Willie Garson, the actor best known for his role as Carrie Bradshaw’s best male friend on the hit HBO series “Sex and the City,” died on Tuesday at his home in Los Angeles. He was 57.
His death was announced on Instagram by his son, Nathen. His sister-in-law, Nina Tassler, said the cause was pancreatic cancer.
On “Sex and the City,” which centered on the close-knit friendship of four women as they powered through the ever-turbulent dating scene of New York City in the 1990s, Mr. Garson played Stanford Blatch, a gay talent agent and the dependable, witty and always well-dressed confidant of Carrie Bradshaw, played by Sarah Jessica Parker.
Much like the four lead characters (some fans called him “the fifth lady”), Stanford was put through the dating ringer. In one episode, he unknowingly visited an “underwear only” bar to meet a man he had met online. In another, he waited on Fifth Avenue for a man who answered his personal ad. When the man arrived, he took one look at Stanford, said, “Sorry, it’s not going to happen,” and left.
Stanford finally found a partner, played by Mario Cantone, in the “Sex and the City” feature-film sequels, released in 2008 and 2010. Mr. Cantone said on Twitter that he was “devastated and just overwhelmed with sadness” by the death of Mr. Garson, whom he called “a gift from the gods.”
Stanford was first seen in the second episode of “Sex and the City,” in 1998. He was one of the few openly gay characters on TV at the time.
“Most of the pressure I felt was to not be offensive,” Mr. Garson, who was not gay, told The Huffington Post. “I didn’t want to offend the community at all, and that was a really big concern of mine. To the point where I didn’t even have HBO for the first three years, because I didn’t want to see it, because I was so terrified of being offensive.
“But the gay community really rose up, and said ‘We know people like this, this is real.’ And so that made me feel great, and I could start watching the show.”
He said in another interview: “I always felt that there’s nothing worse than straight actors playing gay characters in television and then doing cartwheels to tell people that they’re straight all the time — as if they were gay, that’d be a bad thing. So I always handled this the same way. I say, when I was on ‘NYPD Blue,’ no one ever asked me if I was a murderer.”
Stanford was not originally supposed to be seen regularly on “Sex and the City.” But because of positive audience feedback, he became the only recurring character to appear in all six seasons (he was in 27 episodes altogether) and both feature films.
Mr. Garson was slated to reprise his role in the coming “Sex and the City” reboot, “And Just Like That …” That show is still in the shooting phase, and it is unclear if he will appear in any of its scenes.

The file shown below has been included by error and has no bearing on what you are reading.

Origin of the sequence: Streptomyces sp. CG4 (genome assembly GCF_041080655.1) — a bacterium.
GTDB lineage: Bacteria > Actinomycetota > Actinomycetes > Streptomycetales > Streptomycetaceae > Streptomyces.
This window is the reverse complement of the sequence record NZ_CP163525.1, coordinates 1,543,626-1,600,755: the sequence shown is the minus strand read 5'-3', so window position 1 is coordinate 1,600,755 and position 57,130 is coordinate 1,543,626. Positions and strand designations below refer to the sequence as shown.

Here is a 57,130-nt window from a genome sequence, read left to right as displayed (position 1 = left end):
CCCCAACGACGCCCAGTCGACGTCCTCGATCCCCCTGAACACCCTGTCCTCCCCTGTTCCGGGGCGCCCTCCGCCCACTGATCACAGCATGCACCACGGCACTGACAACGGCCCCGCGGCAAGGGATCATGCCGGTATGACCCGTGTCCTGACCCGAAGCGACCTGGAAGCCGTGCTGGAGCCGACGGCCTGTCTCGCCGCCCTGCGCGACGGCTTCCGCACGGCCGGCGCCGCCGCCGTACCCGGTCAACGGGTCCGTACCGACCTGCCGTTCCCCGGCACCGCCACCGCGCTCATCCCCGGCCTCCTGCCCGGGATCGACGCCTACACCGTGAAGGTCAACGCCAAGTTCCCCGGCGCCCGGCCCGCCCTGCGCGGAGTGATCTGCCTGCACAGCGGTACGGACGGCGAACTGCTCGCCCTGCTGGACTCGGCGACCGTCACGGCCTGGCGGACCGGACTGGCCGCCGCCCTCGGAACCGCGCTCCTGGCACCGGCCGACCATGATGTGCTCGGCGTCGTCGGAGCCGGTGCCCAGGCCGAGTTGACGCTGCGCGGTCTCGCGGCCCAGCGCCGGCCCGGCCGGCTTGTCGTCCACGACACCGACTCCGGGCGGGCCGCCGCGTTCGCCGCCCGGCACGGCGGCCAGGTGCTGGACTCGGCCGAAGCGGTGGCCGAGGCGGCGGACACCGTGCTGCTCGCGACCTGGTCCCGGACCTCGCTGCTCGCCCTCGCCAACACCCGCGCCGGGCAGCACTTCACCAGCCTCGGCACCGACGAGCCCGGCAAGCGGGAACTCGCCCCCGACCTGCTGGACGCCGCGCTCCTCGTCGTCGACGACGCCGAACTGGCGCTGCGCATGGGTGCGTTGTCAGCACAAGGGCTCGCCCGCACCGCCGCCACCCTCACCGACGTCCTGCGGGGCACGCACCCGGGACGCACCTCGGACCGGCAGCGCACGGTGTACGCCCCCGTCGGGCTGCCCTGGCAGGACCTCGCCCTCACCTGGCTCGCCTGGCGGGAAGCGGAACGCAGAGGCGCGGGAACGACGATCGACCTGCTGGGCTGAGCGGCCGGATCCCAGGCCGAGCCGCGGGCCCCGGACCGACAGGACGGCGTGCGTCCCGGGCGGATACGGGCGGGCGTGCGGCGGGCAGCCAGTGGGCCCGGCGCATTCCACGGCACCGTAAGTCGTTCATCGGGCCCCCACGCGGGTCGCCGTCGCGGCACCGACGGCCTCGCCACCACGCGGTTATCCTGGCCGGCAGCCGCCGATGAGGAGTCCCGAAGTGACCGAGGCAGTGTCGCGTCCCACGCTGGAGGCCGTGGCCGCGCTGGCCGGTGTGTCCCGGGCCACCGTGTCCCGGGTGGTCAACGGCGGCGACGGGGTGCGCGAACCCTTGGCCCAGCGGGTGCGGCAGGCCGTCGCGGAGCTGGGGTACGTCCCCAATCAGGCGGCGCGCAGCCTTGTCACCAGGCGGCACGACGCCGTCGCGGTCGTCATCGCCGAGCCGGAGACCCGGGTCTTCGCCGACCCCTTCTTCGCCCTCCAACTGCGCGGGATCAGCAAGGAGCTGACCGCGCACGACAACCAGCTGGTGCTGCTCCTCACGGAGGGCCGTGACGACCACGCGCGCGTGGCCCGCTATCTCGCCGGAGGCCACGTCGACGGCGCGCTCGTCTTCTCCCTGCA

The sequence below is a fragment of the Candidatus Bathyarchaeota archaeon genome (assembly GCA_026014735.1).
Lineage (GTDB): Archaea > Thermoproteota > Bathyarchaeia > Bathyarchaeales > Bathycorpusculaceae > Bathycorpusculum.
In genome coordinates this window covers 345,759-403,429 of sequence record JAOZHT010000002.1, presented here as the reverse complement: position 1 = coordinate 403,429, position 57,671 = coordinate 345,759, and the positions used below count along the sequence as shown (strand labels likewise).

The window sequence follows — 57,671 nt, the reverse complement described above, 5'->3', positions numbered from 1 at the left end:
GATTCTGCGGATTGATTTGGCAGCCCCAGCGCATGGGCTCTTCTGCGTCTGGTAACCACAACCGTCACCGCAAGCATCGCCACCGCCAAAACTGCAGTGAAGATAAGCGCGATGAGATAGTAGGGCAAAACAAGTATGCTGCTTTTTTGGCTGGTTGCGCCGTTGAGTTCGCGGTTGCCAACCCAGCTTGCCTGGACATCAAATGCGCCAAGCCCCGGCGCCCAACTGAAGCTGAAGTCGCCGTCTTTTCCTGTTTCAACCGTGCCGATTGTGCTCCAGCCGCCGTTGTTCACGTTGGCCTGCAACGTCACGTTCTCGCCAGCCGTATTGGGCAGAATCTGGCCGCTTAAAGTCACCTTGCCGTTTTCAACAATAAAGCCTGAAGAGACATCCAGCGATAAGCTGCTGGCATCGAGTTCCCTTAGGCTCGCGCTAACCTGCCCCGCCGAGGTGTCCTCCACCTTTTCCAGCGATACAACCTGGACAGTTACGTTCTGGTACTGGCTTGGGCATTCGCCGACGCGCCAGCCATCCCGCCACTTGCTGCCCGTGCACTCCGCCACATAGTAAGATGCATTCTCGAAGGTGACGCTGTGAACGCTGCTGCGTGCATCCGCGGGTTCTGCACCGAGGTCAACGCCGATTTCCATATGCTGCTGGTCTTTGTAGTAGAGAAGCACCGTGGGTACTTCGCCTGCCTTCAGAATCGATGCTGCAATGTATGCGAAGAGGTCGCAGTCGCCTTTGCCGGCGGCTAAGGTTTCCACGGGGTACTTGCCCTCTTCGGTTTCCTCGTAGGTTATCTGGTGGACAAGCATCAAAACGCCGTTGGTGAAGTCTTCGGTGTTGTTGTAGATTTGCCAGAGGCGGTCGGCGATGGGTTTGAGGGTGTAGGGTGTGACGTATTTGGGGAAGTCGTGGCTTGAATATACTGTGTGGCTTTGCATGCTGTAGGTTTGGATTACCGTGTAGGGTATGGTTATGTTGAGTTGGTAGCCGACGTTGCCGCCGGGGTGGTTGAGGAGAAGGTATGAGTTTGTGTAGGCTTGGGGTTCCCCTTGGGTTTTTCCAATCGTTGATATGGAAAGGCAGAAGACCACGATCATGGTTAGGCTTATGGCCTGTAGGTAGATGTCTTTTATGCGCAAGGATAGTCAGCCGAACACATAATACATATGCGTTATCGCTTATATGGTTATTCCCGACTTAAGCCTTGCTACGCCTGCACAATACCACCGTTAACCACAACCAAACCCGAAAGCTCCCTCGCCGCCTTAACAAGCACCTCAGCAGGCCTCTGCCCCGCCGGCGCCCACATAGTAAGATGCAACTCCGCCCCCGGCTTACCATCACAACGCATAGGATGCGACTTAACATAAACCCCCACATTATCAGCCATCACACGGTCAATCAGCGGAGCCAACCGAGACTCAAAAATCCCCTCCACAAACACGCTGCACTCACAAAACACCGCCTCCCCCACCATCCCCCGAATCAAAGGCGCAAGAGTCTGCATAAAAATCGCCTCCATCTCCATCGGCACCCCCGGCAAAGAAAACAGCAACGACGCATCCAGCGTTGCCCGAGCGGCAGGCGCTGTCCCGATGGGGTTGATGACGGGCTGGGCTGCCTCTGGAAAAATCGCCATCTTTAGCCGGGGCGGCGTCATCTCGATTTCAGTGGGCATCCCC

Mr. Garson also drew attention for his role on the USA Network crime series “White Collar” (2009-14) as the con man Mozzie.
He worked often in films by the Farrelly brothers, including “Kingpin” (1996), “There’s Something About Mary” (1998) and “Fever Pitch” (2005). In a 2016 interview with Fast Company, Bobby Farrelly said Mr. Garson had become a part of their continuing ensemble cast in part because of his “great look.”
“He was a good actor, and there was just something about him,” Mr. Farrelly said. “He was just one of those guys. When he comes in and reads, you’re like, ‘That guy, we gotta put him somewhere.’ A look is so much in acting — it’s about 92 percent of the battle in my opinion — and Willie Garson’s got that.”
Oddly, Mr. Garson played Lee Harvey Oswald three times, in the film “Ruby” (1992) and on the TV shows “Quantum Leap” and “MADtv.”
He was born William Garson Paszamant on Feb. 20, 1964, to Muriel (Flanagan) and Donald Paszamant, and grew up in Highland Park, N.J. At 13, he started training at the Actors Institute in New York. He graduated in 1985 from Wesleyan University in Connecticut, where he majored in psychology and theater.
After graduation, he landed guest roles on several television shows, including “Family Ties,” “Cheers” and “L.A. Law.” His first film was the 1989 comedy “Troop Beverly Hills.”
He went on to appear on “The X-Files,” “Boy Meets World,” “Friends” and other series. Overall, he acted in more than 300 television episodes and more than 70 films.
In addition to his son, he is survived by a brother, John Paszamant, and a sister, Lisa Clark.
Mr. Garson served on the advisory board of You Gotta Believe, an organization that helps find permanent families for young people. He became a parent in 2010 when he adopted his son, who was 7 at the time.
“As a narcissist actor, and I was the definition, I immediately became responsible for taking care of someone else,” Mr. Garson said in an interview shared on Medium last year. “It is a really special feeling to say that. It is such an important job and makes you grow in so many different ways.”